It's simple tale of a decorator who falls in love with a Mafia moll and their attempt to defraud the Mafia out of a large sum of money makes for an exciting thriller - never frightening, it's always tense. More importantly, it comes far closer to being actually radical. For a start, there are no positive male characters in the film. Of course, it's always easy to do this when you're dealing with criminals; if Violet and Corky, it's protagonists, were busy defrauding the corner shop, you might feel considerably less sympathy. 'The business' is far from being like any other business. Still, the position the viewer is put in, that of hoping for an escape for the lovers, with the real possibility that it could be realised, is a mile away from the certain doom that Jack and Ennis face. That's down to the way society works, and the changes that happened between the sixties and the nineties, but it's accompanied by an emotional maturity that is absent from the more recent work.

What really set 'Bound' apart at the time was its sex scene. That scene was choreographed by Susie Bright, who talks about it at length here and here. In the latter of those - in the former you can see the scene - she sets out some of the philosophy behind how the scene was shot, and it has a certain relevance to what I was talking about earlier:

'I don't know how many of you have seen the catalog of lesbian films over the years. Most of them, like 'Personal Best', or 'Desert Hearts', concern a tender soming-out story, shyly romantic, erotically timid. I'm known to be shy and sentimental myself, but lesbian life does not begin and end with baby powder foreplay.'

The result is that the relationship between the two lovers is far more certain, and far more dangerous to the traditional Hollywood role for homosexual relationships, than is ever seen in 'Brokeback Mountain.' One way that can be seen is in the different way the relevant sex scenes are shot. In 'Bound', it is shot with confidence, with a particular visual style - that is incidentally rather beautiful in its own right - whereas in 'Brokeback Mountain', the sex is something fumbling, something unsure, that starts suddenly and ends even more so. You could choose to lay the blame for this on culture - western societies are always happier to see lesbian sex than they are gay, to which there is often an adolescent 'ooh, that's icky' response. Still, if 'Brokeback Mountain' were to live up to the critical claims, it would challenge that more effectively by a more confident sexual display.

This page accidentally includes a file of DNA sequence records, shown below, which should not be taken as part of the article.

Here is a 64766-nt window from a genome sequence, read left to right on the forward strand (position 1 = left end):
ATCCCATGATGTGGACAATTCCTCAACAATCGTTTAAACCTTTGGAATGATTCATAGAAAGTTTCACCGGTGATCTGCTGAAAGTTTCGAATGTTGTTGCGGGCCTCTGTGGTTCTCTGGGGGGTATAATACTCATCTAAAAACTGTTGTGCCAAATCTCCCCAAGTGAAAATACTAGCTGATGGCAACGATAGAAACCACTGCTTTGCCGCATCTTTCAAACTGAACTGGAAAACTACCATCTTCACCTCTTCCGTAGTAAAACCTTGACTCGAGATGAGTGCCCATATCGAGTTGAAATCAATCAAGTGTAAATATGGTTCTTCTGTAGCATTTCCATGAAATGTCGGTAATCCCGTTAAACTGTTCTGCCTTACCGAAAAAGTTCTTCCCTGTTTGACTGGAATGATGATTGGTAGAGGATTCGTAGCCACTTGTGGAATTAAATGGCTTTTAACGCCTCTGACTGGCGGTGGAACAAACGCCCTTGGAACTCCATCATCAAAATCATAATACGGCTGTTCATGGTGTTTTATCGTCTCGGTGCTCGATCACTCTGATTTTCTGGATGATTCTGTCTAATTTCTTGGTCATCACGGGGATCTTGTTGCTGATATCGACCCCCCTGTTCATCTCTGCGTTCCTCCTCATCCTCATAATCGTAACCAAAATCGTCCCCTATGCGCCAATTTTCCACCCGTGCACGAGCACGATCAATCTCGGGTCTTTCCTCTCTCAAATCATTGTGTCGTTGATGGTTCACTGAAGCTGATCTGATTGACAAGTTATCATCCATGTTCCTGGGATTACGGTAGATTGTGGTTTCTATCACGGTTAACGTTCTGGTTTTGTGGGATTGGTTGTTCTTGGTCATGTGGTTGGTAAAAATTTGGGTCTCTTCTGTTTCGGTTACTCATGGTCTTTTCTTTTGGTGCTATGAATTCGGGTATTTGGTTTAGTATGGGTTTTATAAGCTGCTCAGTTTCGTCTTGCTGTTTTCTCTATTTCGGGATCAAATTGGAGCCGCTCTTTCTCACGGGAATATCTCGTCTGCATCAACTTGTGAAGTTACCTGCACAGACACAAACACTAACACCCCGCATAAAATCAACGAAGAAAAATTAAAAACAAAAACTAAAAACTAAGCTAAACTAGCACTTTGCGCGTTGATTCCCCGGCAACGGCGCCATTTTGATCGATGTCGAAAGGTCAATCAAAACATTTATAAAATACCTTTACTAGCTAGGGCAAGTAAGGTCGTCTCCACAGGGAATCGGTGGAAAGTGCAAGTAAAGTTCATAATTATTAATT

Look! Jennifer Tilly signed my blog!

Now, on to a slightly different matter. My DVD copy of 'Bound' states in big letters at the top 'The Full Uncut Version.' Yet it was never censored - this seems a rather shabby and desperate trick on behalf of the distributors to me. It's also worth noting the comparative paucity of DVD extras. The best deal I have had on any DVD recently is an offer in HMV for 'Black Hawk Down' at only £6.99. This is for a three disc special edition, with thirteen featurettes, two documentaries, three interviews, and three separate audio commentaries, amongst many other goodies. For DVD extra lovers like me, this is gold dust, and I'm sure it won't last for ever.

Now is as good a time as ever to catch those wacky Americans and their African misadventures.

Gay Cowboys eating Pudding....
Great post - many thanks for your comments about my essay too. (I did love writing it...)

I would agree in regards to the non-progressive nature of Brokeback - we've had gay characters in cinema for decades. Not sure why everyone seems to have forgotten that. And while they're not shown as 'freaks' - as gay-coded characters often were - they're shown as emotionally crippled, as you say. Aren't we over gay people as being cursed with a tragic desire they cannot fulfil? And the breasts were such a sop to the guys dragged there by their girlfriends.

Your comparison is espeically good because the Wachowski's tend to have a great control of their films aesthetics. I found Brokeback visually very underwhelming.

It was more about the spectacle of handsome heteros pretending to be gay. Wow!
Steve - apropos your plug for Black Hawk Down I have two questions: As one fellow DVD fetishist to another be honest - do you ever watch the special features?
Did you ever do the Amazon vocuher scam?
I try to watch as many as I can, certainly for the films I really like. I have to confess, I haven't sat through the Black Hawk Down ones yet, I'm just presuming that in all that lot there must be some gems.

I like director's commentaries the most, and my absolute favourite is Alexander Payne's for 'Election.' I can't even properly explain why - he just talks about the film in an entirely accessible and enjoyable way.

I have to confess to not knowing what the Amazon voucher scam is.
Don't know what the Amazon Scam is? Well, now you do.